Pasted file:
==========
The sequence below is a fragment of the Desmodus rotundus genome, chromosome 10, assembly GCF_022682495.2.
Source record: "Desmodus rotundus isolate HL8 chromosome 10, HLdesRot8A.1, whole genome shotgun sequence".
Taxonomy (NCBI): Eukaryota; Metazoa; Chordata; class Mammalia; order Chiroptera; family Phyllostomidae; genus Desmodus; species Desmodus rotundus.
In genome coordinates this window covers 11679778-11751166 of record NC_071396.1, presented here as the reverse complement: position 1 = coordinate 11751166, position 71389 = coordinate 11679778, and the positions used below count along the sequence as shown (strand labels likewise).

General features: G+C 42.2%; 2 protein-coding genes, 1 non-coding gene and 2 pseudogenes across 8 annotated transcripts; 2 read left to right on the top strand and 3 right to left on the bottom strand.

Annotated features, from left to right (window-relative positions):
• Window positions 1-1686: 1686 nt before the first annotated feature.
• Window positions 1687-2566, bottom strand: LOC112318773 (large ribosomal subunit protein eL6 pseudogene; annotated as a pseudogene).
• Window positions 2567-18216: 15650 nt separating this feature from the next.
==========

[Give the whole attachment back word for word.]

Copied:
The sequence below is a fragment of the Desmodus rotundus genome, chromosome 10, assembly GCF_022682495.2.
Source record: "Desmodus rotundus isolate HL8 chromosome 10, HLdesRot8A.1, whole genome shotgun sequence".
Taxonomy (NCBI): Eukaryota; Metazoa; Chordata; class Mammalia; order Chiroptera; family Phyllostomidae; genus Desmodus; species Desmodus rotundus.
In genome coordinates this window covers 11679778-11751166 of record NC_071396.1, presented here as the reverse complement: position 1 = coordinate 11751166, position 71389 = coordinate 11679778, and the positions used below count along the sequence as shown (strand labels likewise).

General features: G+C 42.2%; 2 protein-coding genes, 1 non-coding gene and 2 pseudogenes across 8 annotated transcripts; 2 read left to right on the top strand and 3 right to left on the bottom strand.

Annotated features, from left to right (window-relative positions):
• Window positions 1-1686: 1686 nt before the first annotated feature.
• Window positions 1687-2566, bottom strand: LOC112318773 (large ribosomal subunit protein eL6 pseudogene; annotated as a pseudogene).
• Window positions 2567-18216: 15650 nt separating this feature from the next.